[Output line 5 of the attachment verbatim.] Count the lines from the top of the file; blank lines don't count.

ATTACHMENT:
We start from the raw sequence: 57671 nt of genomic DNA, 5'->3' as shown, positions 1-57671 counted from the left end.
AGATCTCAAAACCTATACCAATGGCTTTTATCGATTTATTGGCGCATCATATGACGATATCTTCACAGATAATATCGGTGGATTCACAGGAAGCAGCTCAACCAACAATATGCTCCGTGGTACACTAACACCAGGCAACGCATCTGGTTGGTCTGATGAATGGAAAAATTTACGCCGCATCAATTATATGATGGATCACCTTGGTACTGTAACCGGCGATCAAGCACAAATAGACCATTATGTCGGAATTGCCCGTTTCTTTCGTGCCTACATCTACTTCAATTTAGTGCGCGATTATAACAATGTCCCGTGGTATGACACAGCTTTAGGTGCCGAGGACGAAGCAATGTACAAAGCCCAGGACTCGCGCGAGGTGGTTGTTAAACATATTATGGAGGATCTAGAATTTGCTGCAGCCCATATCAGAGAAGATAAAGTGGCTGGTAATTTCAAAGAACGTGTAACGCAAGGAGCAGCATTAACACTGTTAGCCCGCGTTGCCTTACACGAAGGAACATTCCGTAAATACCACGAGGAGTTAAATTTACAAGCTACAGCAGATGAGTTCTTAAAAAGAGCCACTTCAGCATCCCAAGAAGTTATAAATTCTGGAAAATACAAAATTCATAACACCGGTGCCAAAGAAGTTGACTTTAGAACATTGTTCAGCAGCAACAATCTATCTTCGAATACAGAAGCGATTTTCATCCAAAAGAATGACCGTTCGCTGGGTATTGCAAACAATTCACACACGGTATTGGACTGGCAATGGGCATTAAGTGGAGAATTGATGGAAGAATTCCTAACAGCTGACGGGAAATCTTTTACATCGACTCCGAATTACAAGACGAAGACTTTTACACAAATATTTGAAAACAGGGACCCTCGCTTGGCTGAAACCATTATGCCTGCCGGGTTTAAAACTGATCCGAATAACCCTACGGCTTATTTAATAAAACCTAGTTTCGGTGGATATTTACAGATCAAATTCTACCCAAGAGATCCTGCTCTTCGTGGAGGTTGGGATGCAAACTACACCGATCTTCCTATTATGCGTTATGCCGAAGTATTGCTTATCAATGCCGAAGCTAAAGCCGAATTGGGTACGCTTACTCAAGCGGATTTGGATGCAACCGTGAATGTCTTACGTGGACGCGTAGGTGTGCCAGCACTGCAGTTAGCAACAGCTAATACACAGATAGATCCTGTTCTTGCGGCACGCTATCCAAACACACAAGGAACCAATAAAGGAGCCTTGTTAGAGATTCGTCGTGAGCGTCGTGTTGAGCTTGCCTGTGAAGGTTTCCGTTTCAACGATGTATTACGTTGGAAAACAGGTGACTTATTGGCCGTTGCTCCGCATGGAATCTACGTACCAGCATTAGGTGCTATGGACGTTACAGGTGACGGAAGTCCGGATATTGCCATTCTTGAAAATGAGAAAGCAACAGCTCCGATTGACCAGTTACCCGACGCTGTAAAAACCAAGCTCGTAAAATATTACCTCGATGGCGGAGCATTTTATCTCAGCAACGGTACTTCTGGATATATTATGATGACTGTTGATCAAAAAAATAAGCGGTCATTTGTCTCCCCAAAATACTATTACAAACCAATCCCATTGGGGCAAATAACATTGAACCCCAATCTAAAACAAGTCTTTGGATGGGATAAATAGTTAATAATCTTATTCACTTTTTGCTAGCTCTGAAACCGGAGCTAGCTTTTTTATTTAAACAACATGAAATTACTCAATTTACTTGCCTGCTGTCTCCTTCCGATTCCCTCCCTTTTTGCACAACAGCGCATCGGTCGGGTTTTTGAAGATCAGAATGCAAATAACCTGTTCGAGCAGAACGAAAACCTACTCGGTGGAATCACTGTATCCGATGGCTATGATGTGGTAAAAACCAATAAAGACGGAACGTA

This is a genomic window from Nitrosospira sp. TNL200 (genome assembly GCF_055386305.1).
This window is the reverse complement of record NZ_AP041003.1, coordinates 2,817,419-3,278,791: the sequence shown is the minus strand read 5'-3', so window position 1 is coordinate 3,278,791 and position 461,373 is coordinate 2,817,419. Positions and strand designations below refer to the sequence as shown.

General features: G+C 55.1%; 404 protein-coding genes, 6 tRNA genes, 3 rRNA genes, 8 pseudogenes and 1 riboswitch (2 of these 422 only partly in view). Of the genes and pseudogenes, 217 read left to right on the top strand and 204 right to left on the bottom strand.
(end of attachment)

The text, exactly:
General features: G+C 55.1%; 404 protein-coding genes, 6 tRNA genes, 3 rRNA genes, 8 pseudogenes and 1 riboswitch (2 of these 422 only partly in view). Of the genes and pseudogenes, 217 read left to right on the top strand and 204 right to left on the bottom strand.